Ruta de Cascadas
For my final adventure in Baños, I rented a bike with a seat that kept falling down, so like an adult on a kid’s bike, I rode my way along the main road to take in the surrounding waterfalls. I stopped along the way to watch some guy bungee jump off a bridge that literally looked like it was only perhaps the height of a 3-story building. I actually don’t blame the guy for freaking out because I didn’t think they made bungee cords that short. I guess I also think I’m a pro or perhaps just a really sick individual because I was getting so frustrated with this guy for stalling on the jump. I need to know if you’re going to live or die man!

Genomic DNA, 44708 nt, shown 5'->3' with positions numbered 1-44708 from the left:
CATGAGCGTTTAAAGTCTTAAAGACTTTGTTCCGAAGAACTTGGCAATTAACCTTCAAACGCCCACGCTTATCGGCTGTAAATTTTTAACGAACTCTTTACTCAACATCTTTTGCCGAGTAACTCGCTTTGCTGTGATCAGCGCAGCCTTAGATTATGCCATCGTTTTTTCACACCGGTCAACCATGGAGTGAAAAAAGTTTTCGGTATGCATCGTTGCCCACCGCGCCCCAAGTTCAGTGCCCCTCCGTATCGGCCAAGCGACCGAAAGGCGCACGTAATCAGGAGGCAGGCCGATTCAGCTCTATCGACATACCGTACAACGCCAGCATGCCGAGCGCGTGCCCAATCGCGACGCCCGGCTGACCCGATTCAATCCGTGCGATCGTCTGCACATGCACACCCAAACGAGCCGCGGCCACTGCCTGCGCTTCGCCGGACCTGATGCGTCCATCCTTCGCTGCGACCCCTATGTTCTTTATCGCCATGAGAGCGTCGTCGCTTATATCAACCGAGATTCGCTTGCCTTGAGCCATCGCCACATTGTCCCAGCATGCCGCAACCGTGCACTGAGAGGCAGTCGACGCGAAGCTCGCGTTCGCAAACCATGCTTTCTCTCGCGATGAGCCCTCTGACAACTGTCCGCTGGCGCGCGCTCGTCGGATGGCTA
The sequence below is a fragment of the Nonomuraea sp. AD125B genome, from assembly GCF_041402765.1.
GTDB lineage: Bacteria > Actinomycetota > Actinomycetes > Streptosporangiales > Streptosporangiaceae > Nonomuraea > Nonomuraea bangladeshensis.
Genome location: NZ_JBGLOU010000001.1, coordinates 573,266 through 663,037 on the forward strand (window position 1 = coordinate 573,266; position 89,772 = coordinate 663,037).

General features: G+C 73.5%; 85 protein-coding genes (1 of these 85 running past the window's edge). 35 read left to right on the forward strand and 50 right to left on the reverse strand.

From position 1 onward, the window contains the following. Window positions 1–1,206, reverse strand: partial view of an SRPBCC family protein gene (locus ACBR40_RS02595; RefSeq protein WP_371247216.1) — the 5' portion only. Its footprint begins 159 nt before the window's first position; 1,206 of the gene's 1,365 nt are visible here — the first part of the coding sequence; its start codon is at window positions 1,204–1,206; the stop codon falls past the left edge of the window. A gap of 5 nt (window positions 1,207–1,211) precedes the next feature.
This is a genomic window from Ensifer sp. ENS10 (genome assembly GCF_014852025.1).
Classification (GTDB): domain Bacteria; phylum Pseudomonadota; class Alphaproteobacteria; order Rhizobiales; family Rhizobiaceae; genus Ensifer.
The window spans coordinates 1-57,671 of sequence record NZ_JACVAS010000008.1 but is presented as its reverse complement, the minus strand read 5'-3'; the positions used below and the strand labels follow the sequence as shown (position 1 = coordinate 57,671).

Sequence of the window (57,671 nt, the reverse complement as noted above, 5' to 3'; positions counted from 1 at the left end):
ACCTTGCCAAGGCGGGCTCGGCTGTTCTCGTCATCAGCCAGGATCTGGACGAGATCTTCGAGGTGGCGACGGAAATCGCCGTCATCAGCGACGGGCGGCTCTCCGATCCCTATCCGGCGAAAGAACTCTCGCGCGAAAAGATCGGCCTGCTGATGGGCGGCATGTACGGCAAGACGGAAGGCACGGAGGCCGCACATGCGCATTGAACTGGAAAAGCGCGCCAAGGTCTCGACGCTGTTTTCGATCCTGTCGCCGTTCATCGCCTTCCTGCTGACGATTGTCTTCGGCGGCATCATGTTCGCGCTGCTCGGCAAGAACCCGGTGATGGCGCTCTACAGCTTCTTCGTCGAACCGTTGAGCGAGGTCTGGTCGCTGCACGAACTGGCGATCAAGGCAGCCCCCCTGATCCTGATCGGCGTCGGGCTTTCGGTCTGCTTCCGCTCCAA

After he jumped and survived, I felt like I could carry on with my own journey and continued on to the famous waterfall known as Pallon del Diablo. Daniel, from the hostel, billed this as Baños, Machu Pichu. That’s a bit of a stretch but it still is an impressive and unique waterfall due to the lagoon-inside-a-cave type feeling you get standing next to it. It also creates a beautiful rainbow across the river that follows, something I told happens often here.
I finished off this stretch of the bike ride with a simple Ecuadorian lunch of chicken and rice (big surprise!) and paid $1.50 to drive back to town with my bike in a truck. After all of this exercise and nature, I was looking forward to going to Quito the next day for fun city activities!